But, just like in Poland, the majority of Hungarian citizens are in favor of joining the EU. The Standard Eurobarometer, which assesses the number of Hungarians who find EU membership useful, almost tripled between 2009 and 2019. This is in part due to freedom of movement, Korosi explains, because “many Hungarians have siblings, children and grandchildren living in other EU states. This means that even the older generation has firsthand experience of the benefits of membership. “

The EU is also seen as an ally by many to challenge Orban’s increasingly authoritarian regime. More liberal Hungarians and the left-wing opposition are keen to maintain their membership in order to use his apparatus to weaken Orban’s power. And while Orban does everything he can to undermine the authority of the EU, the economic and social benefits of membership make a Hungrexit unlikely.

HungaryHomophobia, hypocrisy& Authoritarian personality

Conditional and cautious

Much of the antagonism towards the EU from Italy resulted from monetary policy following the 2008 economic crisis, while in Hungary migration was used by the ruling party to fuel anger against The union. Both issues had an impact on Greece, which in 2015 faced a double whammy of the migrant crisis and the eurozone.

But talking about a Grexit has never been so much an exit from the EU as an exit from the single currency, according to journalist Yiannis Baboulias.

“In Greece, you still have this major distinction between anti-EU and anti-euro,” explains Baboulias. “The anti-euro stance is entirely linked to the crisis and the inability to resolve it within the European monetary system. This showed that it was impossible for small countries to exit this cycle if they did not have their own currency.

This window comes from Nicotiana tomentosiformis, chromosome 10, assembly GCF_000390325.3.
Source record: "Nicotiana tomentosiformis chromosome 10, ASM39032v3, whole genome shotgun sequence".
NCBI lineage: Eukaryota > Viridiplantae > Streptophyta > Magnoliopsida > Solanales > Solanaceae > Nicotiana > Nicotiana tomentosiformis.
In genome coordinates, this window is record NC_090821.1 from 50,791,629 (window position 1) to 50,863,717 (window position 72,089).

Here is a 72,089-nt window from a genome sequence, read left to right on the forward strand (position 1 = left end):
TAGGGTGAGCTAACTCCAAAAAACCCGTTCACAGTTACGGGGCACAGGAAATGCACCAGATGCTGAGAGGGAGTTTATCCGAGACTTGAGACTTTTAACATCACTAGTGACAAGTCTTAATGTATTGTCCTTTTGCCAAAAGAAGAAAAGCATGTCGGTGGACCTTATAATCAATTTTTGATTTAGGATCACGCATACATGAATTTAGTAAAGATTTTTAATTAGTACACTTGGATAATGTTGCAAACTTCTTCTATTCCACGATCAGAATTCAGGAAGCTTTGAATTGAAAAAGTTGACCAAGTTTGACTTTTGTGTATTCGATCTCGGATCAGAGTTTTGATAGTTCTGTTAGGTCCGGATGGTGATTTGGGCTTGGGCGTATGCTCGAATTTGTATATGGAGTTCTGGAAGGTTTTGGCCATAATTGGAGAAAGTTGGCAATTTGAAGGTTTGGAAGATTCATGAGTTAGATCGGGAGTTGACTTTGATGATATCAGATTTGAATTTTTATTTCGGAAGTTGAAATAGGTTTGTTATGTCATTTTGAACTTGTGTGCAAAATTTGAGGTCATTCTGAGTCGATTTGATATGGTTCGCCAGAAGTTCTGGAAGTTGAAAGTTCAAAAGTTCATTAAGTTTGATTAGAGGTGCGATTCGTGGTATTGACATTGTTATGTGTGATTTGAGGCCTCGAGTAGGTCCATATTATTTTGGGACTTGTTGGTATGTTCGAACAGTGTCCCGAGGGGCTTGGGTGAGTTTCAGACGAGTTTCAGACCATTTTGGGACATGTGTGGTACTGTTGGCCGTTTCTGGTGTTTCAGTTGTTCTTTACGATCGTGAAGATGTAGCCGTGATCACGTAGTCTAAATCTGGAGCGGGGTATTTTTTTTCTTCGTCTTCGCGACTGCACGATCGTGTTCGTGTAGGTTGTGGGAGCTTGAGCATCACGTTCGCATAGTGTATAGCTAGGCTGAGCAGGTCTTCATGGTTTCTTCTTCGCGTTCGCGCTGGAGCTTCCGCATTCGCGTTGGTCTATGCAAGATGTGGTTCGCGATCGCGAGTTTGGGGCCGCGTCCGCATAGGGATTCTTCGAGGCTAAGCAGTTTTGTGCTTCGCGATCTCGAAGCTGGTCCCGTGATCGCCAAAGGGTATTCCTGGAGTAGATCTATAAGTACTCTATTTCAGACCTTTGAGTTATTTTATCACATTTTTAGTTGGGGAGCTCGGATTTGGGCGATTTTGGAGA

For Baboulias, Grexit shared some of the same sovereignty concerns that Brexiters did.

“When you have a German finance minister deciding the terms of a Greece bailout, a Greek voter will have to ask ‘wait, I didn’t vote for you – how do you have so much power over it of our national parliament? ? “he explains.” How can I vote you? I can’t! It’s not a problem when things are going well, but when there is a crisis… ”

Descent of Great BritainSupremacy not sovereigntyhas always been the dark heart of Brexit

The 2015 Greek crisis “was the first vital sign of the EU’s democratic deficit,” Pollack said. However, he believes that as long as Prime Minister Kyriakos Mitsotakis “succeeds in attracting foreign investment and economic diversification of the country and making it more accessible to European countries“, the Greek people will continue to support EU membership.

Baboulias agrees with Pollack that the Greeks are generally in favor of joining the Union. But he calls for caution, especially in foreign policy. He cites the recent arms sales to Turkey by Germany at a time when Turkey has become increasingly optimistic about its Greek neighbors as a source of euroscepticism.

“Greece wants to be part of the EU, but not unconditionally,” he explains. “If you look now, Germany is selling advanced weapon systems to Turkey. Turkey threatens Greece with war. Greece asks: what are you doing? Some countries only judge the geopolitical and financial challenges from their own position, as if the Union is just one thing that allows them to sell cars, not an entity sharing borders and a central bank. This is the contradiction.

Suddenly, Greece “wants to be part of this collective. But it is not unconditional. And the way it’s going, it’s going to break ”.

Back in Hungary, Korosi believes the political situation in the UK has made “Hungarians more pro-EU than they already were”.

“Perhaps the hardest part is yet to come for the UK,” she said. “So I think even Eurosceptics will watch quietly.”

Thank youto read this article

New to Byline Times? Inquire about us

Our main investigations include Brexit Bites, the Empire and Culture War, Russian interference, the coronavirus, cronyism and the radicalization of the far right. We’re also introducing new color voices in Our Lives Matter.

Support our journalists

To have an impact, our surveys need an audience.

But emails don’t pay our journalists, nor do billionaires or intrusive ads. We are funded by reader subscription fees:


About Author

Comments are closed.